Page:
"I think we all feel his energy all around the place — not only on the field, but in the clubhouse," catcher Willson Contreras said. "We call him The Mago for a reason. I love this guy. To me, he has the best instincts in the game. What he did today was just awesome. That's one of the best base hits ever."

Joe Maddon said he and the Cubs coaches were comparing Baez to legendary Bears running back Gale Sayers in the dugout for that juke move.

"That's him playing on a playground in Puerto Rico somewhere," Maddon said. "That's what I love about him. There's no fear in his game. His game is a game and he sees things in advance and he's fearless. He could strike out three or four times in a row and that is not going to impact his fifth at-bat."

Just about every week throughout the season, Baez shows the baseball world something it's never seen before. 

From his lightning quick tags to his swim move slides to hitting bombs left-handed during batting practice to his rocket arm that has been clocked as high as 98 mph on the infield — even he has to surprise himself every now and then, right? Especially like this play Tuesday night?

"Nah, not really," he said, smirking. "I think if it's in your mind, it's possible. I see a lot of things that people can do and they don't realize it. I realize everything I can do and everything I can't do."

If you ever want to know what makes Baez "El Mago," read that last sentence again:

"I realize everything I can do and everything I can't do."

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Jose Quintana continued his strong run in a dominant 7-inning performance against the Dodgers

Jose Quintana continued his strong run in a dominant 7-inning performance against the Dodgers

During the 4th inning of the Cubs’ 7-2 win over the Los Angeles Dodgers on Tuesday night, LA right fielder Cody Bellinger took a 92 mile per hour fastball from Jose Quintana and sent it right back his way at 96: 

After a quick (maybe unintentional?) grab, Quintana calmly tossed the ball in his glove a few times before walking off the mound without even a grimace.

It was just that kind of night for Quintana, who pitched 7 strong innings while allowing only two runs on four hits and striking out seven. He’s now gone seven innings in three straight starts, all Cubs wins - two of which were against teams that currently sit in 1st place.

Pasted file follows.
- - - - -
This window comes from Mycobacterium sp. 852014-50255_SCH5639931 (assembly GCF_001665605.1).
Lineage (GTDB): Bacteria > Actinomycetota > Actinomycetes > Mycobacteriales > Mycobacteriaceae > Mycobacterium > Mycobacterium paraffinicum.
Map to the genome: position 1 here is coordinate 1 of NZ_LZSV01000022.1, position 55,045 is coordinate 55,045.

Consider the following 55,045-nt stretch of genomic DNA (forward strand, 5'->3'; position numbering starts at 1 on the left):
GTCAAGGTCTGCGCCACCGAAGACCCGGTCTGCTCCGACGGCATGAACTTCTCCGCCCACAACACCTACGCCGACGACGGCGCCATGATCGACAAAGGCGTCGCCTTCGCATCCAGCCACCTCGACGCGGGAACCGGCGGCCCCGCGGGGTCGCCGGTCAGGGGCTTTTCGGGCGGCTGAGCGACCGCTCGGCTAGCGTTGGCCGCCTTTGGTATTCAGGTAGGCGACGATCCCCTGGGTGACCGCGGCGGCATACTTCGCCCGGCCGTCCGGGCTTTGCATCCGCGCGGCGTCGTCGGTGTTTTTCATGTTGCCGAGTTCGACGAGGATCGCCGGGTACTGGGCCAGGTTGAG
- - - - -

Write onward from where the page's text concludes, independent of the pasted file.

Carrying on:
“We needed that kind of performance tonight,” Manager Joe Maddon said after the game. “They have a very difficult lineup to navigate and he was once again on top of his game. Great focus - he kept coming back with good pitches. Really the curveball was very pertinent tonight and then he had some good changeups to go with the fastball. He’s pitching.”

Quintana flashed an impressive amount of control while working through one of baseball’s toughest lineups. After walking six batters through his first two starts, Quintana has now only walked three since. 71 of his 114 pitches -- the most thrown by any Cubs pitcher this season, per team notes -- went for strikes. 

“I feel great,” he said after the game. “I know I’ve been throwing the ball really well the last couple of starts. All my stuff’s worked really good.”

“This year he’s been really good,” Willson Contreras added. “He’s using all his pitches which he didn’t do last year very often. I think he has his mind in the right place right now, and we’re in a good place.”

Quintana’s offspeed repertoire was firmly on display all night. Per Statcast, after throwing two changeups to Dodgers leadoff hitter Enrique Hernandez, he didn’t show the pitch again until the 4th. On the night, he threw the change up 12 times; the Dodgers failed to put a single one in play. 

“We’ve been in these types of situations and conversations since Spring Training,” Contreras added. “I saw him working out his change up in [there], which is good. He was a little harder than 84, but today I think was one of the best games he threw with the change up.”

Through 28 innings pitched this season, the lefty now sports a sub-3 FIP (2.89) and is striking out over 11 batters per nine innings. Some pitchers that have a higher FIP include David Price, Jacob deGrom and Stephen Strasburg. 

“He’s absolutely pitching right now,” Maddon added. “Where in the past I thought he would just pretty much rely on his fastball. He’s becoming a pitch maker.”